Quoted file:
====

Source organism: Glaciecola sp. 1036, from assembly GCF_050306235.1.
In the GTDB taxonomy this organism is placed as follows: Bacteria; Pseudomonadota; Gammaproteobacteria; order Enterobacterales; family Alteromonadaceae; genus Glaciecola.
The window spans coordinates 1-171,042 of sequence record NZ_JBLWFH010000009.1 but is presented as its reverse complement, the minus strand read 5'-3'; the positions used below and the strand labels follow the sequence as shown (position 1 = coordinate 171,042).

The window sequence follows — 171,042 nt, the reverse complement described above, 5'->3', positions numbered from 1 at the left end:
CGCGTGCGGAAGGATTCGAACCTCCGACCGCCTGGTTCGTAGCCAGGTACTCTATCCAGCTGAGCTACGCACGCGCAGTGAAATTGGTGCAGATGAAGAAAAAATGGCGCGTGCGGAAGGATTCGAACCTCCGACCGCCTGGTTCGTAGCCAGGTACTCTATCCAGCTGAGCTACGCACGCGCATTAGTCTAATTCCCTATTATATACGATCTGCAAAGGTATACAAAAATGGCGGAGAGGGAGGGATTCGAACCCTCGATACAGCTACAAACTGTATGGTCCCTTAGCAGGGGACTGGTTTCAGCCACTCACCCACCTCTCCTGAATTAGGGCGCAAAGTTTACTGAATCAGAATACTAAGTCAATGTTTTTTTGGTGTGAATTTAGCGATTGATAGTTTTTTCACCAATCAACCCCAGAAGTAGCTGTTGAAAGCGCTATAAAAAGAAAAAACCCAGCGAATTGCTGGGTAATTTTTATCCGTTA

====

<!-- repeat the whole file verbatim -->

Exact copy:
Source organism: Glaciecola sp. 1036, from assembly GCF_050306235.1.
In the GTDB taxonomy this organism is placed as follows: Bacteria; Pseudomonadota; Gammaproteobacteria; order Enterobacterales; family Alteromonadaceae; genus Glaciecola.
The window spans coordinates 1-171,042 of sequence record NZ_JBLWFH010000009.1 but is presented as its reverse complement, the minus strand read 5'-3'; the positions used below and the strand labels follow the sequence as shown (position 1 = coordinate 171,042).

The window sequence follows — 171,042 nt, the reverse complement described above, 5'->3', positions numbered from 1 at the left end:
CGCGTGCGGAAGGATTCGAACCTCCGACCGCCTGGTTCGTAGCCAGGTACTCTATCCAGCTGAGCTACGCACGCGCAGTGAAATTGGTGCAGATGAAGAAAAAATGGCGCGTGCGGAAGGATTCGAACCTCCGACCGCCTGGTTCGTAGCCAGGTACTCTATCCAGCTGAGCTACGCACGCGCATTAGTCTAATTCCCTATTATATACGATCTGCAAAGGTATACAAAAATGGCGGAGAGGGAGGGATTCGAACCCTCGATACAGCTACAAACTGTATGGTCCCTTAGCAGGGGACTGGTTTCAGCCACTCACCCACCTCTCCTGAATTAGGGCGCAAAGTTTACTGAATCAGAATACTAAGTCAATGTTTTTTTGGTGTGAATTTAGCGATTGATAGTTTTTTCACCAATCAACCCCAGAAGTAGCTGTTGAAAGCGCTATAAAAAGAAAAAACCCAGCGAATTGCTGGGTAATTTTTATCCGTTA